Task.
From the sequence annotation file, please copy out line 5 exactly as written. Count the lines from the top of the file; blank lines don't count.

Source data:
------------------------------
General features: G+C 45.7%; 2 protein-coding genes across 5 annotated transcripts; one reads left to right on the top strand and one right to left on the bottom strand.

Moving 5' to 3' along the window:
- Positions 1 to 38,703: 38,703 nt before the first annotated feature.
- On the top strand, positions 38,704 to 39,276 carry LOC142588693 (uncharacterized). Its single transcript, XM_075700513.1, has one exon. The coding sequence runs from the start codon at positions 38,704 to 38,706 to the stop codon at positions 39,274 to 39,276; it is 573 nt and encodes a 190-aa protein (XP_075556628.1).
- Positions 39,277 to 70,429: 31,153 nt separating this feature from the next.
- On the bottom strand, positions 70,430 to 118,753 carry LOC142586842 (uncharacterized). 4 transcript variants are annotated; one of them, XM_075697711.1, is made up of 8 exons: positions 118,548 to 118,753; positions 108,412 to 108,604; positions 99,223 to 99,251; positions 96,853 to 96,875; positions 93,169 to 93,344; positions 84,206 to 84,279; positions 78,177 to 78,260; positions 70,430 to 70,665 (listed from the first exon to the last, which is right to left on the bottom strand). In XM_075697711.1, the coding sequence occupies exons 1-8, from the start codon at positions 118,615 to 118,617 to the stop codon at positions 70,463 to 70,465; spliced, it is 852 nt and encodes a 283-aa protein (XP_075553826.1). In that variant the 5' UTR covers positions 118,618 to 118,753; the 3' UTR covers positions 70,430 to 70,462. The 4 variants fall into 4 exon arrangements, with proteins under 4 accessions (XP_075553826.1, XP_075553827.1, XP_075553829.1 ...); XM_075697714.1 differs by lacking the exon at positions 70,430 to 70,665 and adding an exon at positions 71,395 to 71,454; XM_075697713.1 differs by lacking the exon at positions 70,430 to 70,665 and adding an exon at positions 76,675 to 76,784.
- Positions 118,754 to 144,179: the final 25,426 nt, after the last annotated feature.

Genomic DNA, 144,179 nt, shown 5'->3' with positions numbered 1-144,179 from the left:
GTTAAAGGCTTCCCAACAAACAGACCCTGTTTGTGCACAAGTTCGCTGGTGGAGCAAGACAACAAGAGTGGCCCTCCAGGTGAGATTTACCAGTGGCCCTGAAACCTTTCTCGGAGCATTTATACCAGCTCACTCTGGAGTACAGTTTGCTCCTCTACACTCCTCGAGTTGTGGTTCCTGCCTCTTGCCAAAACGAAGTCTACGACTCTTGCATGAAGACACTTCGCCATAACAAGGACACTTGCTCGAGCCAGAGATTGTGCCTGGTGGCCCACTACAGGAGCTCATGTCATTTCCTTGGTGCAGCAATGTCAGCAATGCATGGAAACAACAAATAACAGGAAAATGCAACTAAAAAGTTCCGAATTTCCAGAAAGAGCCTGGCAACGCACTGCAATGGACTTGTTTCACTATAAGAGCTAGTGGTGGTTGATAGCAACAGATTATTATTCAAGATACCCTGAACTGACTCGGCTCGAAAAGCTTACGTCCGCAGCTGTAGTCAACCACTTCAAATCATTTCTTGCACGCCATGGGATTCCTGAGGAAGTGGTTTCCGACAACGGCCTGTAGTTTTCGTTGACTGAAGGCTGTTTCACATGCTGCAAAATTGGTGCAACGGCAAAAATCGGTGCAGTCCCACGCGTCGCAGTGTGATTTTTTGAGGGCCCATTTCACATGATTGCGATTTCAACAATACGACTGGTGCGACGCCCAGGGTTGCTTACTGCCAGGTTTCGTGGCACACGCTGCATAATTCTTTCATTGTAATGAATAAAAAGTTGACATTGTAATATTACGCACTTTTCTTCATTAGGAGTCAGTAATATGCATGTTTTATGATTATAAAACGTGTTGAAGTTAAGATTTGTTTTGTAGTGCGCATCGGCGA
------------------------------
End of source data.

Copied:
- Positions 39,277 to 70,429: 31,153 nt separating this feature from the next.